I am thinking of CBC, to see if I have PA or not. Thankyou for the wishes. It really helps when someone understands you rather than taunting you with " Its all in your head" , " you are being lazy"

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    • Posted

      It took 13 years between stomach surgery for a burst ulcer before I was diagnosed with P.A. by which time I was a walking Zombie.

      Anyone at any age, can become B12 deficient. However, certain people are at an elevated risk. They include the following:

      Vegetarians, vegans and people eating macrobiotic diets.

      People aged sixty and over

      People who’ve undergone any gastric and/or intestinal surgery, including bariatric surgery for weight loss purposes (Gastric bypass).

      People who regularly use proton-pump- inhibitors. H2 blockers, antacids, Metformin, and related diabetes drugs, or other medications, or infections such as h-pylori that can interfere with B12 absorption.

      People who undergo surgeries or dental procedures involving nitrous oxide, or who use the drug recreationally.

      People with a history of eating disorders (anorexia or bulimia).

      People with a history of alcoholism.

      People with a family history of pernicious anaemia.

      People diagnosed with anaemia (including iron deficiency anaemia, sickle cell anaemia and thalassaemia).

      People with Crohn’s disease, irritable bowel syndrome, gluten enteropathy (celiac disease), or any other disease that cause malabsorption of nutrients.

      People with autoimmune disorders (especially thyroid disorders such as Hashimoto’s thyroiditis and Grave’s disease) Type 1 diabetes, vitiligo, lupus, Addison’s disease, ulcerative colitis, infertility, acquired agammaglobulinemia, or a family history of these disorders.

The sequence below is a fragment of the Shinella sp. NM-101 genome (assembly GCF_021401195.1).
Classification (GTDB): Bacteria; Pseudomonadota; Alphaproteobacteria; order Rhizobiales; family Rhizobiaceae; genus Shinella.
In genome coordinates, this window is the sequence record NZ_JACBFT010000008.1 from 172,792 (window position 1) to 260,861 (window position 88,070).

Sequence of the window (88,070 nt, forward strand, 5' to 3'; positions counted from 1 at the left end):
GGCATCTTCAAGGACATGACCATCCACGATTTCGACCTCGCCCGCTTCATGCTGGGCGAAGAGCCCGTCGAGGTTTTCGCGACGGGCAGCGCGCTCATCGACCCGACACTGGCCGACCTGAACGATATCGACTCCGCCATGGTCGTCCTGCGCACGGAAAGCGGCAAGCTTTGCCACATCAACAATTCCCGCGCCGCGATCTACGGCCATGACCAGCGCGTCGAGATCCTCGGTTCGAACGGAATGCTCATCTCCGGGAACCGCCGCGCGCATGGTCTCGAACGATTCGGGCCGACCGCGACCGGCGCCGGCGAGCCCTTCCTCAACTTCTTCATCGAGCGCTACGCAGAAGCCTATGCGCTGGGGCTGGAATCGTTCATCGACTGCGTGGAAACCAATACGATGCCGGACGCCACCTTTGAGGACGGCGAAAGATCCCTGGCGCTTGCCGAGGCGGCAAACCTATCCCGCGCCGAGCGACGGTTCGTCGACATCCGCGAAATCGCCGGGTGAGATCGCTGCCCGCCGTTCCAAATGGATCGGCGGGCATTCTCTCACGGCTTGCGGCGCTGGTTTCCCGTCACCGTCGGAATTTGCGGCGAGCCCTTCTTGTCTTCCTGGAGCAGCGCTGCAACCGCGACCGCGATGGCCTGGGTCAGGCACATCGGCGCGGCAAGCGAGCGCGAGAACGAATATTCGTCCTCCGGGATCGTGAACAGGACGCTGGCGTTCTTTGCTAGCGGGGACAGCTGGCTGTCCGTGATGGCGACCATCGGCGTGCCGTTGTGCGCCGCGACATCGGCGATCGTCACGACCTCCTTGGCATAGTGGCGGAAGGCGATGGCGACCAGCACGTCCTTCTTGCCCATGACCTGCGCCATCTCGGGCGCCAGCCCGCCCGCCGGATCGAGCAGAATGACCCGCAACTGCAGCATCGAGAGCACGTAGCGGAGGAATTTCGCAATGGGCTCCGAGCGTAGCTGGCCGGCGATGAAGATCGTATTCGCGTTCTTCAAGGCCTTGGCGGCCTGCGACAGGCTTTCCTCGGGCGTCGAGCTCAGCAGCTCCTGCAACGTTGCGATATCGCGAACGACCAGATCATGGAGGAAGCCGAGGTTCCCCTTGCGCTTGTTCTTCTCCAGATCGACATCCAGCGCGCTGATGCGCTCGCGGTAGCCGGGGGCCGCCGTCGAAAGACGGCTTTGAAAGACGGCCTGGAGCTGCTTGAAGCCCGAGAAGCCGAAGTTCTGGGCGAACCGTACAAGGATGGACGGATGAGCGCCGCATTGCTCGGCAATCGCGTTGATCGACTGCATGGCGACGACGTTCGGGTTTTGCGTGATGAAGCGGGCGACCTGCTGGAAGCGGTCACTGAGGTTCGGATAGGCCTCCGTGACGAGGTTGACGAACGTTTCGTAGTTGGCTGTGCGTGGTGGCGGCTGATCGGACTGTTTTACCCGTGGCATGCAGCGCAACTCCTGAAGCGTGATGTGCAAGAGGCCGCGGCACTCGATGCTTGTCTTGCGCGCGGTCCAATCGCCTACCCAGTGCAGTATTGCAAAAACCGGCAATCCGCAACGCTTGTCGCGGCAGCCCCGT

Symptoms of B12 deficiency tend to develop slowly and may not be recognised immediately. As the condition worsens, common symptoms include:

      Weakness and fatigue

      Light-headedness and dizziness

      Palpitations and rapid heartbeat

      Shortness of breath

      A sore tongue that has a red, beefy appearance

      Nausea or poor appetite

      Weight loss


      Yellowish tinge to the skin and eyes

      If low levels of B12 remain for a long time, the condition also can lead to irreversible damage to nerve cells, which can cause the following symptoms:

      Numbness and tingling in the hands and feet

      Difficulty walking

      Muscle weakness


      Memory loss




      I assume you are not in the UK.  Treatment protocols differ between countries.

      Are you able to eat meat, fish, seafood, eggs and dairy produce for natural sources of B12?

      And don't forget - plenty of leafy green vegetables for Folate.


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    • Posted

      Yes Iam not from UK.

      Iam a vegetarian. So I understand why my B12 is low( Is 145 really that low?). I do eat eggs occasionally.

      My main issue right now is I have trouble breathing. I am constantly gasping for more air.

      Yes thankyou, I shall eat lot of folate sources. Seems to be my best bet

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    • Posted

      Yes poor breathing is just one of the side effects of a B12 deficiency.

      If as a vegetarian you cannot eat meat, fish, seafood or eggs can you manage to increase your consumption of Milk and cheese; yoghurt etc.

      I'm guessing you are not in the U.K. but there are other food sources such as Marmite (or Vegemite) and some internationally well known branded breakfast cereals (for example Kelloggs "All Bran"wink are fortified with Vitamin B12.

      As long as you don't have an absorption problem with your digestion and your deficiency is due only to your meatless diet if you can manage to eat the above other sources you should be fine.

      If the cause isn't dietary then it is an absorption problem so you need to find another way of replenishing B12 initially. Most absorption problems aren't treatable but a few are - notably h pylori infection - which would mean that once that has been dealt with you would be able to absorb B12 from your diet so wouldn't need maintenance shots for life.